Angel Hair Pasta With Spinach and Herbs Recipe

February 9, 2015 1 Comment

Angel Hair Pasta With Spinach and Herbs Recipe

How to Make a Simple Pasta with Spinach & Herbs

Plus Pasta Making Tips For Perfect Pasta

When you think of cooking pasta, the first thing you typically do is throw a pot of salted water on the stove and bring to a full, rolling boil. This is perfect for dried pasta but fresh pasta is too delicate to be cooked above a slow boil.

So now is a good time to discuss the “correct” way to boil pasta and then throw in a recipe for Lemon Angel Hair Pasta with Spinach and Herbs to illustrate the process.

First, the lesson:

Plan on using 1 quart of water per each 4 oz of dried pasta. For one pound of pasta, use 1 gallon of water. You do not need to measure this, just make sure that you have enough water in the pot that the pasta has room to move and expand and not get stuck together.

One of the biggest mistakes home cooks make when it comes to cooking pasta is not using enough water. It is imperative you have a pot big enough

Heat the water over high heat with the lid on. The water will boil much more quickly if all the heat energy isn’t dissipating into the kitchen.

Once the water has come to a full boil, add salt. If you add salt while the water is still cold, the salt can sit on the bottom of your pan and cause pitting. Add enough salt so that the water tastes like the ocean.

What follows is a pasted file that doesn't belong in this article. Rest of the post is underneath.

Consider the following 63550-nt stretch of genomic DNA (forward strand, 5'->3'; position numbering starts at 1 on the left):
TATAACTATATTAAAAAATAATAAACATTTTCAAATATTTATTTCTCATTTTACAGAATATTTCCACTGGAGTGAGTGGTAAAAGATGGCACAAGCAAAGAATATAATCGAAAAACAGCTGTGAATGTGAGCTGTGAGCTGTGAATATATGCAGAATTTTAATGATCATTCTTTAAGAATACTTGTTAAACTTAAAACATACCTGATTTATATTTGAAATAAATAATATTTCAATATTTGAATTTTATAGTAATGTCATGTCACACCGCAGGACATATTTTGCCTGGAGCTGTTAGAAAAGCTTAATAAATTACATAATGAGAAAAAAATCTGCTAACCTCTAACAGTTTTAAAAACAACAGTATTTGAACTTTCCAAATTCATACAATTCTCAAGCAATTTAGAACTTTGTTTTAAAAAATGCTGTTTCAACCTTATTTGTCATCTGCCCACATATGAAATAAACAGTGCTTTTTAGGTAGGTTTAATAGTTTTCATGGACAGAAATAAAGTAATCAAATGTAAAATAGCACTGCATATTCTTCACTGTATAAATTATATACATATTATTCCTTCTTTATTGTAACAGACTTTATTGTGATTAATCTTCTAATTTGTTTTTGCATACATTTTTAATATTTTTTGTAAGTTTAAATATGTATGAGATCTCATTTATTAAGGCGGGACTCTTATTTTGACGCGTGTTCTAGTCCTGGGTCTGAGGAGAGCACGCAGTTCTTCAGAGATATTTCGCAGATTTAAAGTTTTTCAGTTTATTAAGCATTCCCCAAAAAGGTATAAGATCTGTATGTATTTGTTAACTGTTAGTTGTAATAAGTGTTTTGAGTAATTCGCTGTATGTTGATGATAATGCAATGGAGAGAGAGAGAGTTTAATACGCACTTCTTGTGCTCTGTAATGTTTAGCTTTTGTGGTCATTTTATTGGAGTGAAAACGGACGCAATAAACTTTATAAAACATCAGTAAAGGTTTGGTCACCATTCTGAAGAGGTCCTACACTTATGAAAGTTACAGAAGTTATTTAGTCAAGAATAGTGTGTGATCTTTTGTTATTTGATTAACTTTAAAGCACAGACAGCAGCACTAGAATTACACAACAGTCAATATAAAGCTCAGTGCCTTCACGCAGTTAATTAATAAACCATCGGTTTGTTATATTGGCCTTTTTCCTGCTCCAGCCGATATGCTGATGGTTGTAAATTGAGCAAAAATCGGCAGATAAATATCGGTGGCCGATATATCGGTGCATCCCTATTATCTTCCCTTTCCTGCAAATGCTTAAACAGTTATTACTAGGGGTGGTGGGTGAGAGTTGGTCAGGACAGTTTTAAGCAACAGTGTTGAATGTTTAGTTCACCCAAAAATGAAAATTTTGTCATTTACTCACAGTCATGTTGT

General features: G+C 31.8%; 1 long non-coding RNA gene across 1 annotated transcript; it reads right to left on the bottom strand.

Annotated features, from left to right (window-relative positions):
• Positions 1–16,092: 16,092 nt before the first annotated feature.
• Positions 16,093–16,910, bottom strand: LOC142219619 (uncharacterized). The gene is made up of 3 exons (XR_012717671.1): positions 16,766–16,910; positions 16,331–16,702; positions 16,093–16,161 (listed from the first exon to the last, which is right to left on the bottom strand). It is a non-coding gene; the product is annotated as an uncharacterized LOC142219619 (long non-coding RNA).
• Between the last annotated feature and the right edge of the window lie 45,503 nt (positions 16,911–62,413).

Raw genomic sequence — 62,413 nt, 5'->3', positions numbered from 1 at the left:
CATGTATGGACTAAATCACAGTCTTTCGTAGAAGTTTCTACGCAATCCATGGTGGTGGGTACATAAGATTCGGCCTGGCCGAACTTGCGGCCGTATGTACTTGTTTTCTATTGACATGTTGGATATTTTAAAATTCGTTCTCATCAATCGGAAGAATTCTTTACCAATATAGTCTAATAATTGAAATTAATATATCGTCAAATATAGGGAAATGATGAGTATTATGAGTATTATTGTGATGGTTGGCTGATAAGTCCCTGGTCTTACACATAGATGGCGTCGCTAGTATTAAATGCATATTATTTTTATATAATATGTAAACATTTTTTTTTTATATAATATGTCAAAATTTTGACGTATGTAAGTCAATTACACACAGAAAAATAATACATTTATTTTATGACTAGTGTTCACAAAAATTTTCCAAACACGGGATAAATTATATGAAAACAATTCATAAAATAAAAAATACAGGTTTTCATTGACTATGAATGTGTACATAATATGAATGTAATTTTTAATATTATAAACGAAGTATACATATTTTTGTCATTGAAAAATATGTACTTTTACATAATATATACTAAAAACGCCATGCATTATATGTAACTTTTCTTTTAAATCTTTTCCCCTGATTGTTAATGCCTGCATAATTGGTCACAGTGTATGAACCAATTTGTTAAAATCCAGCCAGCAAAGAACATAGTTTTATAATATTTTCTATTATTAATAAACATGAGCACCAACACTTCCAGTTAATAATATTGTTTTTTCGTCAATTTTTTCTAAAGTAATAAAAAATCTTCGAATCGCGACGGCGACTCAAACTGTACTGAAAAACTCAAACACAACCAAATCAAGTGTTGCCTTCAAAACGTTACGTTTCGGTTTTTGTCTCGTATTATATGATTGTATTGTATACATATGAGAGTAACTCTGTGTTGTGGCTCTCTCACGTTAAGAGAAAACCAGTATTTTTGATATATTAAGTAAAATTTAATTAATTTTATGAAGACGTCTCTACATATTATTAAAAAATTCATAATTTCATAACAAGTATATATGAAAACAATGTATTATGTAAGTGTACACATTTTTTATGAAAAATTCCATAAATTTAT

Do not add oil to your pot. The oil can coat the pasta and keep it from absorbing your sauce fully.

Drop the pasta into the pot all at once, and let the water come back up to a full boil. You might have to adjust the heat a little to prevent boil-over.

Stir the pasta once or twice, and then let cook in the boiling water until it is very flexible, but still just a bit firm in the center: al dente. This can be done according to your taste and could take from 3-10 minutes, depending on the type of dried pasta you are cooking.

Drain the pasta, always reserving some of your cooking liquid to add to your sauce. This starchy water will help to thicken your sauce and provide a very silky mouth feel.

I never rinse my pasta unless I need it to be cold for making pasta salad, for example.

I always return the pasta to the cooking pot and finish the pasta and sauce together.

For more tips on cooking pasta, see my 10 Pasta Cooking Tips

Lemon Angel Hair Pasta with Spinach and Herbs

Prep Time: 10 minutes

Cook Time: 20 minutes

Total Time: 30 minutes

Yield: 4 servings

Lemon Angel Hair Pasta with Spinach and Herbs

Mise en place is very important with this recipe. Make sure that you have everything ready, because this will go pretty quickly. Read through the recipe at least once before beginning to cook.


1 pound dried angel hair pasta

½ cup reserved pasta cooking liquid

½ pound fresh baby spinach

½ teaspoon granulated garlic dissolved in 1 teaspoon of water (this step will open up the flavors of the dried garlic)

¼ cup lemon juice

3 tablespoons extra virgin olive oil